It is astonishing that a man who has been Pope now for more than two years still remains such a deep mystery:
His word choice reveals that the man on the Chair of St. Peter has less experience with Western-style social economics and social encyclicals in the Catholic Church than he does with poor Latin American neighborhoods. When he was elected pope, Bergoglio was 76 years old — and had previously spent almost his entire life in Argentina. That might best explain why this pope is so different.
“Jorge, don’t change.” Bergoglio told his biographer Elisabetta Piqué that he had made this resolution right after his election in Rome. He has taken into consideration that there is a danger that he will repeat the “old mistakes” in his new position. But a man of his age makes himself look silly, he argued, if he tries to reinvent himself. In Rome, consequently, he now acts according to a model that harkens back to his time in Argentina: The Francis principle.
Bergoglio himself claims that even when he was a Jesuit Provincial Superior he made “decisions in very abrupt and personal ways.” Back then, at the age of 36, he had been named the highest-ranking Jesuit in the country. As Jesuit priest Carlos Carranza stated for the record, Bergoglio’s strict rules meant that despite his selfless mission, “he and his way of leading the province” encountered hostility.
It’s been documented that in 1986, in a time of “great inner crisis,” as Bergoglio describes it, he was transferred for disciplinary reasons to the city of Córdoba. The exact reasons have remained secret. Another witness of the period claimed that some Jesuit monks considered Bergoglio to be crazy. Even his mail and his phone were monitored.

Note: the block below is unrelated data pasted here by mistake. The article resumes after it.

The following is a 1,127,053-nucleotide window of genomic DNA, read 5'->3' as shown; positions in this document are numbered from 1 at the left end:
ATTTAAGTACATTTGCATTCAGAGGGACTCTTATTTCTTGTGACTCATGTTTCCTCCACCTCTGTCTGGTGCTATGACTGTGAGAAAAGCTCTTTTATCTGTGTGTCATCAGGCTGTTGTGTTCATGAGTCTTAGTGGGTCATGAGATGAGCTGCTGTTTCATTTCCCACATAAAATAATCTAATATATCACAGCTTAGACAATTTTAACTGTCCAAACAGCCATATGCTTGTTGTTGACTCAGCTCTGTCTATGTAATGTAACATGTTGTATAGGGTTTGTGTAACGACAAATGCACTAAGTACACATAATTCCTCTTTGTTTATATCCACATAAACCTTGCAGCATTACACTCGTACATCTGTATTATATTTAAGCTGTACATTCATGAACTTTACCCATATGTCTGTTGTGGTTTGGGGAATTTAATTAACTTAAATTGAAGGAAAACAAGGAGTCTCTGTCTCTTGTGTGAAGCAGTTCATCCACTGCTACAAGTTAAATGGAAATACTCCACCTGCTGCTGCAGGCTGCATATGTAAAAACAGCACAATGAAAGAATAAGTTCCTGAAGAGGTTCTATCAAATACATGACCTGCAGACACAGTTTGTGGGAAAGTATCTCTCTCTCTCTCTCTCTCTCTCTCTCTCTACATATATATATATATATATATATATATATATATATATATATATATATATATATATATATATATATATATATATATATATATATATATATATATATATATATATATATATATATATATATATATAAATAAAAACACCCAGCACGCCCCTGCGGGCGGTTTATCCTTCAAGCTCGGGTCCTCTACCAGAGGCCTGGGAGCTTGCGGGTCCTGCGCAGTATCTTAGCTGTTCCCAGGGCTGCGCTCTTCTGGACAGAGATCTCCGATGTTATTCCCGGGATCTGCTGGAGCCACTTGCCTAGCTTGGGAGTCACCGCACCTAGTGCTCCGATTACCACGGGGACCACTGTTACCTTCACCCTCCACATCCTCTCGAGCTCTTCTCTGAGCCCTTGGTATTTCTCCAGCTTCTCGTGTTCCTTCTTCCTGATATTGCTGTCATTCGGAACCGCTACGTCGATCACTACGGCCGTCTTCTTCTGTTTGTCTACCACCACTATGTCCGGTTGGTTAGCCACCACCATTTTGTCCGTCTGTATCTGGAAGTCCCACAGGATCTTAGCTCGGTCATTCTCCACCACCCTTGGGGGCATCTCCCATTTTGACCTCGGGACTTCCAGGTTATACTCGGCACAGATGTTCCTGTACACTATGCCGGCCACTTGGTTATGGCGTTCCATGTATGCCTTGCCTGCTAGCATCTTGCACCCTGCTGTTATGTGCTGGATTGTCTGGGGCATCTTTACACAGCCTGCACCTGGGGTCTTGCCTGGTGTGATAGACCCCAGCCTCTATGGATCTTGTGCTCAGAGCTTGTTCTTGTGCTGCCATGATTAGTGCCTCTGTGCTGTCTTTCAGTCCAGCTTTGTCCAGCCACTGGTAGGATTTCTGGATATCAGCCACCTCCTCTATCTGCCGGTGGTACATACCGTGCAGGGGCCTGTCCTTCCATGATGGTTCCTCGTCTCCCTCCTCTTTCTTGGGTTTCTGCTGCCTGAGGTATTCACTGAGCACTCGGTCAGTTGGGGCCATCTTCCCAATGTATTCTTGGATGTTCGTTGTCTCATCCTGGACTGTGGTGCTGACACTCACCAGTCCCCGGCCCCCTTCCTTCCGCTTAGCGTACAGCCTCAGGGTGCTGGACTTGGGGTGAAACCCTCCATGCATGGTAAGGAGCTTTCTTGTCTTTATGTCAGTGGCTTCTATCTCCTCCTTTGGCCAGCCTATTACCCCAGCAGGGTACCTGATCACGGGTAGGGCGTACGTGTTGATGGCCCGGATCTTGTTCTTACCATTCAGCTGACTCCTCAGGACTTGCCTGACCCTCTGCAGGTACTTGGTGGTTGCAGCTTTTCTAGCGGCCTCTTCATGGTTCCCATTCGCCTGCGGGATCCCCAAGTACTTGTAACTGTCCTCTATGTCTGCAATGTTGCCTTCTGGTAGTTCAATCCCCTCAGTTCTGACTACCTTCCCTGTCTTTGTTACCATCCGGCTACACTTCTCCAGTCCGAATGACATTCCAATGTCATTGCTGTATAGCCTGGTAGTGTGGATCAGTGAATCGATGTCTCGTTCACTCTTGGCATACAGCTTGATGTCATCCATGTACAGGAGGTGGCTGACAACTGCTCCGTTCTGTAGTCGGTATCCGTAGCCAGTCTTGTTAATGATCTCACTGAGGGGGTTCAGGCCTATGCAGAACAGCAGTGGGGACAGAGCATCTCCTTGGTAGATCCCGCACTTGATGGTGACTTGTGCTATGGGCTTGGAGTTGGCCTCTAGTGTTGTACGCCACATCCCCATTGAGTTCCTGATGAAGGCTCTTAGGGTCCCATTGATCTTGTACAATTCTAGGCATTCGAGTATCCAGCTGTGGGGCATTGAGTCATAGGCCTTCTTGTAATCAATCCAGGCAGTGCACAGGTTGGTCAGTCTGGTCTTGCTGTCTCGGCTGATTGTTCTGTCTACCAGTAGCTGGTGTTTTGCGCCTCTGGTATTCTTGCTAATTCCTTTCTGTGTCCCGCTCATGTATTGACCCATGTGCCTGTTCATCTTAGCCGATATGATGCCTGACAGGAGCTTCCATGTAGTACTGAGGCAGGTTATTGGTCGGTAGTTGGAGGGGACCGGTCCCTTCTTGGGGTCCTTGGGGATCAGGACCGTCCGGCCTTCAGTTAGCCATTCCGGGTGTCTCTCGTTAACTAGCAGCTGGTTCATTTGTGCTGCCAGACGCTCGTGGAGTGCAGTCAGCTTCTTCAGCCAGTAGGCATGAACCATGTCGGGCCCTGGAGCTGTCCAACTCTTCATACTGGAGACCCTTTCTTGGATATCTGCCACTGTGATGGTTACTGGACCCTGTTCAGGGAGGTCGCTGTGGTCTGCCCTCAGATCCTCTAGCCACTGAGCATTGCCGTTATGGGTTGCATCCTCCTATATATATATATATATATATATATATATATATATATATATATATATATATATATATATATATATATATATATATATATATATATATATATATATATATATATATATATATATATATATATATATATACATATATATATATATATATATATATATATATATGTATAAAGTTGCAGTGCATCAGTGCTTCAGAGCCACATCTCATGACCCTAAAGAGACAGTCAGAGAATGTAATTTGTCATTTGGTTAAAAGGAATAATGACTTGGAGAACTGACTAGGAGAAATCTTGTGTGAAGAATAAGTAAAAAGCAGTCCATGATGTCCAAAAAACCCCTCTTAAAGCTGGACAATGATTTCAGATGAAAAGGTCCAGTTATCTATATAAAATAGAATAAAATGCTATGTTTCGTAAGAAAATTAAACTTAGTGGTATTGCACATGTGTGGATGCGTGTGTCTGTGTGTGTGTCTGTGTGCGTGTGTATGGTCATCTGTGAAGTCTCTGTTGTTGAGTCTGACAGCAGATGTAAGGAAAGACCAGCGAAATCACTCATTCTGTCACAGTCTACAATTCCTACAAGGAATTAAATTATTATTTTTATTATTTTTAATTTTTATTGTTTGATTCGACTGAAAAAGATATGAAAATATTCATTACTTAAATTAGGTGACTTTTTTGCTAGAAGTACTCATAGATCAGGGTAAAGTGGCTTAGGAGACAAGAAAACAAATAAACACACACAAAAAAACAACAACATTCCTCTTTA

His reputation for being pious, uncomfortable and inscrutable remained when he became the rector of a theological college and the archbishop of Buenos Aires. Argentinian Nobel Prize winner Pérez Esquivel publicly pleaded to the Holy Spirit that the “ambiguous” and politically hard-to-categorize Bergoglio should not become pope. Eight years later, it happened anyway.
Since then, Bergoglio has continued to follow his old principle: “Hagamos lio” — “create confusion” — and trusts that the processes that he puts into motion will spur positive changes. “He himself doesn’t know where they will lead, he trusts the Holy Ghost,” suspects Vatican spokesperson Federico Lombardi. For Francis, he claims, what counts is a “church in movement.”
Conservative US Cardinal Raymond Burke, the head of the top Vatican jurisdiction, has been witness to this movement firsthand. A week after Burke criticized his church as a “ship without a rudder” in an interview, Francis pushed him into a post with the Order of the Knights of St. John. When it became known shortly thereafter that the commander of the Swiss Guard was also being pushed out, Vatican insiders reacted with outrage: “This is worse than in the Islamic State,” one of them reportedly said.
The clean-up work in the Vatican is a long way from being finished — the fundamental reform of the Curia is still ongoing. A committee — which also includes German Cardinal Reinhard Max, the Archbishop of Munich and Freising — is considering suggestions. In Francis’ eyes, he and the other eight members share one main advantage: They are outsiders, they barely know the Curia and act as foreign invaders disturbing the court’s immune system.
Francis’ opinions about the Curia became clear on Dec. 22. A storm was unleashed in Clementine Hall, emptying itself over dozens of moiré-silk-clad skullcap-wearing cardinals, as well as the bishops cowering behind them. In any normal business, it would have been considered a vote of no-confidence against its leaders.
Not so in the Vatican, where Francis first complained about “spiritual petrification” and “existential schizophrenia” in the Curia — then made a smiling round and received loyal addresses of discipline. And this from all those who voted for him in the 2013 Conclave so that he may bring order to things with a strong hand.
In the meantime, the angry whispering in the church has grown. Even lower-ranking Curia colleagues complain of a lack of sensitivity — especially toward the low-earners in the Vatican who had their overtime hours cut, and this by a pope who sermonizes about charity. They must now survive on wages of around €1,000 ($1,094) a month.
Go here to read the rest. PopeWatch suspects that at the heart of the confusion surrounding this Pontificate is the fact that there is no master plan. Like his interviews this is an ad hoc Papacy where the Pope acts on impulse, and the Vatican officials are left scrambling behind him.